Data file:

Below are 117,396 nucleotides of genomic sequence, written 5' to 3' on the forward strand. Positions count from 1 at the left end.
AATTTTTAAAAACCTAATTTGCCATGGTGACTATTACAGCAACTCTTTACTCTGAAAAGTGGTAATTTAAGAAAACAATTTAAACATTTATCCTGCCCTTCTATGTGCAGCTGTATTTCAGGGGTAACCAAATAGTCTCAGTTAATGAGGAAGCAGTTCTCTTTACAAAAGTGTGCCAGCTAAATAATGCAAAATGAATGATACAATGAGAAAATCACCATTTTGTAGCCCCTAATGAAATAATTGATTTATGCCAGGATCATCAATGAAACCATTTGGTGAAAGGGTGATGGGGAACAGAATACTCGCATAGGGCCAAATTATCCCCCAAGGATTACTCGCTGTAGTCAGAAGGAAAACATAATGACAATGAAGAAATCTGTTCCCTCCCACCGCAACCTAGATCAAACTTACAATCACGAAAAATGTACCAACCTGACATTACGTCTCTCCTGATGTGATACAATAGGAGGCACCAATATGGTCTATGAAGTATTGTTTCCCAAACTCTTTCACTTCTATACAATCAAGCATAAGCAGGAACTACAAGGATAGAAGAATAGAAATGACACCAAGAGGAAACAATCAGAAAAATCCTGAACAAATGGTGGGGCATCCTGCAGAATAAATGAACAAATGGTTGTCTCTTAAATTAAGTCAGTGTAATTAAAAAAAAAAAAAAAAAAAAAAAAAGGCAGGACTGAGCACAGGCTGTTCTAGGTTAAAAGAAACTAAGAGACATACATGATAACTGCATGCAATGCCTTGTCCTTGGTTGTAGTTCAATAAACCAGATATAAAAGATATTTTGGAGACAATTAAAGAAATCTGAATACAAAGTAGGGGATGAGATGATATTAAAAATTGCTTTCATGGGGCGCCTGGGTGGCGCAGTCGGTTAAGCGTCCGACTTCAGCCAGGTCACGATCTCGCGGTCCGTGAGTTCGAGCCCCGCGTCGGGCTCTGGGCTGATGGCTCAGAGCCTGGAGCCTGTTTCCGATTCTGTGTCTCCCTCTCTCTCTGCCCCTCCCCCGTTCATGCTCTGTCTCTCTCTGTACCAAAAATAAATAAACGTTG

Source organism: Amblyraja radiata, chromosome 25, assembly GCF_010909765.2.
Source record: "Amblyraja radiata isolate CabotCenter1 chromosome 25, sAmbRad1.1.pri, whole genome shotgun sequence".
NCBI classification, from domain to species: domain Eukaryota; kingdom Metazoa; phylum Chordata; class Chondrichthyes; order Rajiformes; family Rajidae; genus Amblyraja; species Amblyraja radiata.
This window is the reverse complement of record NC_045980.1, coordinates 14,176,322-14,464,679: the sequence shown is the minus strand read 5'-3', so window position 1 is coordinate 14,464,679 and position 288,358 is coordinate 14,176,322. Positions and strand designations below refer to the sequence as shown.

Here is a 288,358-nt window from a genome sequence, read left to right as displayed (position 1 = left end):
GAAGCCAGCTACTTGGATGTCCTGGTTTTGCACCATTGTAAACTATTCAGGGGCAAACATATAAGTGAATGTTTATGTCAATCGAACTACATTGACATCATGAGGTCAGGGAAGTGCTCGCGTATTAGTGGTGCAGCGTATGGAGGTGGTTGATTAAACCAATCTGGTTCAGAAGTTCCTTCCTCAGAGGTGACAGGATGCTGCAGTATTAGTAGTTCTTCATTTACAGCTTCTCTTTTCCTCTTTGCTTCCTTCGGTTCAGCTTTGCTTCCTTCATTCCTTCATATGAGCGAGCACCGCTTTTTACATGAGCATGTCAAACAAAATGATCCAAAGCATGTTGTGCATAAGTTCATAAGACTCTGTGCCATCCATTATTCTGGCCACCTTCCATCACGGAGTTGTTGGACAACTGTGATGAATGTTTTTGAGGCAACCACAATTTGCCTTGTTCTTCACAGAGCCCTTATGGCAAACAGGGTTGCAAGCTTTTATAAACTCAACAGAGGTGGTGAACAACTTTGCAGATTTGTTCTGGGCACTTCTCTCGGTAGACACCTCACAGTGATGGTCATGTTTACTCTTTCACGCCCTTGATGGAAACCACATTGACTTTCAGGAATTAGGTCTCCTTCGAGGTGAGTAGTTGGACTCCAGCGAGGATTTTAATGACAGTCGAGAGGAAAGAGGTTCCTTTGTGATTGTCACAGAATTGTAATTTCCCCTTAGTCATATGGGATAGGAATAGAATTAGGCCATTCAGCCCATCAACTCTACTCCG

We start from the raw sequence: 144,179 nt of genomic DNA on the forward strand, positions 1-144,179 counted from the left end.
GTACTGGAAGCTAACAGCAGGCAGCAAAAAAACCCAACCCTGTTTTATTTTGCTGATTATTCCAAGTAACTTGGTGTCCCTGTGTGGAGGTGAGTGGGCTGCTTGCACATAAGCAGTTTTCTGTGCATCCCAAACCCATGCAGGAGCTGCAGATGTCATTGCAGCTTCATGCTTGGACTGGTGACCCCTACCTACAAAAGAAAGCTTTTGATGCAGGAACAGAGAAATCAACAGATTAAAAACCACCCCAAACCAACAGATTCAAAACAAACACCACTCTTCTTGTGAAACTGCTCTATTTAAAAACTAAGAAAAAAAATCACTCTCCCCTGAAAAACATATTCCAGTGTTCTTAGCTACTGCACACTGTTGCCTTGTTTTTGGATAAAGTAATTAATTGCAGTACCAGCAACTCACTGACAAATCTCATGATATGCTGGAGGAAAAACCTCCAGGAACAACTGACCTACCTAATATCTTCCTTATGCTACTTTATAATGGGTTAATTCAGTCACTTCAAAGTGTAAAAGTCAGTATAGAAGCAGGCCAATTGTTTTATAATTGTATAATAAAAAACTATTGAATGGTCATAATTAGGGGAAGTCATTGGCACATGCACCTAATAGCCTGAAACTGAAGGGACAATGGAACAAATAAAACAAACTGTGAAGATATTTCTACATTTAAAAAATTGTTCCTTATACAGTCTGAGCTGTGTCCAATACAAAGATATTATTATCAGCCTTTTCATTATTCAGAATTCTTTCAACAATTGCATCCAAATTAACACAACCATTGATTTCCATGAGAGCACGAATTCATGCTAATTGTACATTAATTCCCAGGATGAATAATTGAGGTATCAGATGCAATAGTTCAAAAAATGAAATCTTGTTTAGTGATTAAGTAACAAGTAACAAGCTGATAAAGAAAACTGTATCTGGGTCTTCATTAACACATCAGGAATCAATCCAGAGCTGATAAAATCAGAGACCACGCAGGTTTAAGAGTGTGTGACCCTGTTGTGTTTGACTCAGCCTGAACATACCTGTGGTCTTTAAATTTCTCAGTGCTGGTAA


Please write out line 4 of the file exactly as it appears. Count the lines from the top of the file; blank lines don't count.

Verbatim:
Source record: "Amblyraja radiata isolate CabotCenter1 chromosome 25, sAmbRad1.1.pri, whole genome shotgun sequence".